As I've always said, when life gives you lemons, make lemon pasta. Actually, I'd never said that until I typed it just now, nor had I made lemon pasta until a few weeks ago, when I had the girls over. Though it was downpouring and chilly outside, inside I'd decided to cook up a meal to celebrate the first days of Spring. I shook a pitcher of margaritas, tossed a salad, spooned strawberry ice cream onto chocolate cookies to make dessert sandwiches, and then got down to business, margarita in one hand, recipe for Sandro Fioriti's Spaghettini Al Limone in the other.
I remember very clearly the night I first tasted the spaghettini at Sandro's restaurant -- it was about seven years ago, just a few months after I moved to New York. Back then Sandro's was on 9th Avenue in Chelsea, a few blocks from my first apartment. To start, my dining companion and I shared another of the dishes chef Sandro is known for, Roman-style fried artichokes. The artichoke is trimmed, lightly fried, then flattened with a pan. The leaves are left crispy, but the heart stays soft. After that particular meal, I fondly remember that a choke thorn was lodged in my throat for at least the next 24 hours.
The pasta was like nothing I'd tasted before -- thin swirls of al dente noodles drenched in a cream sauce that was flecked in all directions by gleaming lemon zest and a curious, deeper, primal taste of lemon, which I now know to be from the lemon juice that's strained into the sauce as it cooks. Ethereal on the tongue but made heavy with cream, the pasta was a deceivingly light meal. After dinner we walked 20 blocks uptown to meet a friend at a bar. I carried my leftovers all the way to the bar and then back home.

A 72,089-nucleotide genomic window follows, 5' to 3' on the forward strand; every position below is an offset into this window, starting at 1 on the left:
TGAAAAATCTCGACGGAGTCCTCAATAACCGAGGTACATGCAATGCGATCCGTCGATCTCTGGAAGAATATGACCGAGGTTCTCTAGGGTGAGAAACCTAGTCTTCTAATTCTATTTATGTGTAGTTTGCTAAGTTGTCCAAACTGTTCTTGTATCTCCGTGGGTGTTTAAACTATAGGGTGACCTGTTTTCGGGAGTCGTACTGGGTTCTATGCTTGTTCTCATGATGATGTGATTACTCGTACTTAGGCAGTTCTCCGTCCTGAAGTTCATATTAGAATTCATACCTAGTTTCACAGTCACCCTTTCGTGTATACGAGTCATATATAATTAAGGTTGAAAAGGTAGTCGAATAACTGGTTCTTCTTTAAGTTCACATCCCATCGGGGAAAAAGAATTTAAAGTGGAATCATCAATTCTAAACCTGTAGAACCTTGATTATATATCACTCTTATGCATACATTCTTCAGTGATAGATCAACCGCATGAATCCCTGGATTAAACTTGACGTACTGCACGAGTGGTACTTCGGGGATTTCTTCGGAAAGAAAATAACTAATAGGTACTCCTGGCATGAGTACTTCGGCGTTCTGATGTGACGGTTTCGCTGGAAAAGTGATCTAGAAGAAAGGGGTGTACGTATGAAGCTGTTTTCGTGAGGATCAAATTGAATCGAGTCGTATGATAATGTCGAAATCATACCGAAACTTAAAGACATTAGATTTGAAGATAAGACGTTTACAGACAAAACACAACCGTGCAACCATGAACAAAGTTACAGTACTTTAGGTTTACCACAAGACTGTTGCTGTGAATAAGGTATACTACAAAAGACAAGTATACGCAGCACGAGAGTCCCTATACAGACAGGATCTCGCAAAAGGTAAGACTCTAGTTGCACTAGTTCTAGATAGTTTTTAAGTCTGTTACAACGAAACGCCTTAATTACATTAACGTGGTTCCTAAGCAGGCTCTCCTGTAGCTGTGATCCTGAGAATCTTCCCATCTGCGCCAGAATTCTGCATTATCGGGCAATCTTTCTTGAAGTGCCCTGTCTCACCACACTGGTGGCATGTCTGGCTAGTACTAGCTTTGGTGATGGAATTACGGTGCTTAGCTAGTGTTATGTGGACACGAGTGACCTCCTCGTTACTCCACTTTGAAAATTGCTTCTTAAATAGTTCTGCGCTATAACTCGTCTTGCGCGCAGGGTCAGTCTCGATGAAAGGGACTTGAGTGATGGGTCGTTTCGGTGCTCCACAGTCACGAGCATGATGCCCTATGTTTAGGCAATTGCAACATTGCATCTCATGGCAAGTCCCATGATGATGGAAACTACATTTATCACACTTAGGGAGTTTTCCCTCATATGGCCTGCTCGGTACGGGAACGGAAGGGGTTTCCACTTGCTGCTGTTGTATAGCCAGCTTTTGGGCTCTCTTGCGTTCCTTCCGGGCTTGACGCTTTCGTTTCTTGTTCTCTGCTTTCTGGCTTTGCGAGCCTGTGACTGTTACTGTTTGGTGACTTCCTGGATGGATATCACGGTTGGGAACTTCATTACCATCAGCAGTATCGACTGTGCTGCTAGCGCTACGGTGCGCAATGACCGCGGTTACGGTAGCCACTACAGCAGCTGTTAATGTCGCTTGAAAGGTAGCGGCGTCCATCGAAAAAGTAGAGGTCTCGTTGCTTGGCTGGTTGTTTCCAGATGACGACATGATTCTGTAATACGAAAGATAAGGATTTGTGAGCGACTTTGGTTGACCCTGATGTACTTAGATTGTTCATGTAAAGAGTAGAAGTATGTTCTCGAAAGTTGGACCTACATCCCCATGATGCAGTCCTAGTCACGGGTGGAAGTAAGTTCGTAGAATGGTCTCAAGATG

To my disappointment, Sandro's closed years ago, and Klee Brasserie is now in its old space. Recently New York Magazine ran the pasta recipe to showcase a use for Meyer lemons. I think Sandro uses standard lemons though, so I did too. I haven't cooked much lately and was nervous about my decision to double the recipe and also substitute one pint of heavy cream for a pint of half-and-half in an attempt to decrease the high fat content. I also used spaghetti since I couldn't find spaghettini.
As a methodical cook, zesting and juicing the lemons was slow going for me, but other than that, there's not much labor involved with the recipe. When it came time to toss the pasta with the sauce, I hesitated in pouring all of it in -- was I really going to pour all that fatty liquid onto the pasta? Yes. The pasta soaked it right up, and so did we. It was flavorful, fragrant, slightly tart, reminiscent of Spring, and it suffered none from my substitutions. I ate a humongous amount of it that night and in the days following -- as much for the memories it evoked as for actual hunger.
Sandro can now be found at the third incarnation of Sandro's, this time on the Upper East Side, serving his lemon pasta and fried artichokes, and there's free cacio e pepe after midnight at the bar. I look forward to enjoing his cooking again soon, and wonder how the pasta I ate during my first nerve-wracking, intoxicating, unforgettable New York months will now compare to the one I made seven years later.
That's the thing about New York: its restaurants, bars, museums, parks, waterways, schools, and businesses exude so much richness and zest, and it lets its inhabitants absorb as much of it as we can, while also letting us make the city our own.
"We take these grenades, and we turn them into lemonade." -Eddie Izzard, "The Riches"